Picking the right people to work with is important. Which is a “duh” comment but I certainly wish I knew a magical way to tell that this was going to work or no, it absolutely wasn’t. We’ve had some fits and starts with outside folks on advertising or public relations and programming and web design. We went with hosting rather than putting in our own servers to keep costs down. And having the hosting company short on bandwidth - though it took a while to figure that out - affected the way we felt about the web designers.

In a previous life, I started and ran an internet service provider. One of the reasons I sold was that there were things that I wanted to do, like putting in redundant this or a system to handle a failure of that. I’d been in a few bad situations, where I would have gladly written a big check to get us out of that particular bad situation. But there’s some things that you can’t easily fix. Converting this system into a cluster or buying a hot swap drive works for some things.

There are the situations you know about, vaguely know about and don’t have enough experience to realize that there’s a problem … until it shows up. Then you know about it. Boy, do you know about it. Usually only a few customers are screaming. But all of them are interested in knowing when it’s going to be fixed. And everybody gets pretty tired of saying “we’re working hard on the problem and we’ll have it fixed … soon”.

The people you’d want to hire to prevent those situations won’t work for you long-term or at all because you don’t have enough interesting work for them to do besides fixing that problem. And if you deal with a contractor, well, they may or may not be available when you need them. So the issue becomes dealing with a company. Which means trying to figure out whether they’re going to be around and investing a lot of dollars. Which means that you need to do that very carefully, which means it takes lots and lots of time.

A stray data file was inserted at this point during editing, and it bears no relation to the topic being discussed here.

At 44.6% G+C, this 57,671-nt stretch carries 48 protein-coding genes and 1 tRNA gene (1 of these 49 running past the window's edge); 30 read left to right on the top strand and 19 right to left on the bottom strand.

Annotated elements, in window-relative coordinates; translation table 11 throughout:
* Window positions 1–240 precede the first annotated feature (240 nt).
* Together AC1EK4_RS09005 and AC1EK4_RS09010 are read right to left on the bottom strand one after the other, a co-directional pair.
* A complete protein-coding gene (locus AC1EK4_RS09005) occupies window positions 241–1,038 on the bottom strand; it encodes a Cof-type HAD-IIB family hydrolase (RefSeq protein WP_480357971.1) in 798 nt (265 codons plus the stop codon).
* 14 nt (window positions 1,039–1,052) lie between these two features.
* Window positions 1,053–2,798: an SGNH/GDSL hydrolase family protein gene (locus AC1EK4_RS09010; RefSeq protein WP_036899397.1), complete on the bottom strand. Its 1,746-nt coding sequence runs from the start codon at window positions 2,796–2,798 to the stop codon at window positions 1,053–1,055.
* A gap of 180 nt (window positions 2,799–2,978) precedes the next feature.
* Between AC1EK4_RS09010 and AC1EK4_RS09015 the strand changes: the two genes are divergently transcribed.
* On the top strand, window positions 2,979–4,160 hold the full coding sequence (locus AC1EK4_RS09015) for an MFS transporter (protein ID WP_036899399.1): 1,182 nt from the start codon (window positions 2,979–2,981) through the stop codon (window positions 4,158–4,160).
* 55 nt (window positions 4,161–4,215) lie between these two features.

And that’s another thing you don’t have. Watching the pennies means that you don’t have experienced management sitting around to find a business solution (hiring an outside company) to a technical problem. Not being big means you can’t hire some people because you can’t pay them and you can’t hire others because you want them to take webhosting support calls as well as design the ultimate reliable email system.

Once in a while, you get lucky. You get somebody between jobs and his wife is wondering where the mortgage payment is going to come from and you get somebody for a while that you’d never get otherwise. Or you get somebody you’ve brought along internally who keeps improving. But that also assumes a big enough company that you can hire people as tech support and bring the good ones into technical areas.

So there’s a fear issue that got to me after a while. Which is “I know there are icebergs. And I bet there are icebergs I don’ t know about. And some of them could put me out of business. Everything I’ve got is at risk here, 24 hours a day, 7 days a week. And I’ve got a responsibility to the folks who work here to make sure that doesn’t happen. And to our customers who trusted us. And I would like to keep my house and car, too.”

I’m guessing that Brad Fitzpatrick decided it was time to let someone else worry about that for a while. Just ironic how good his timing was.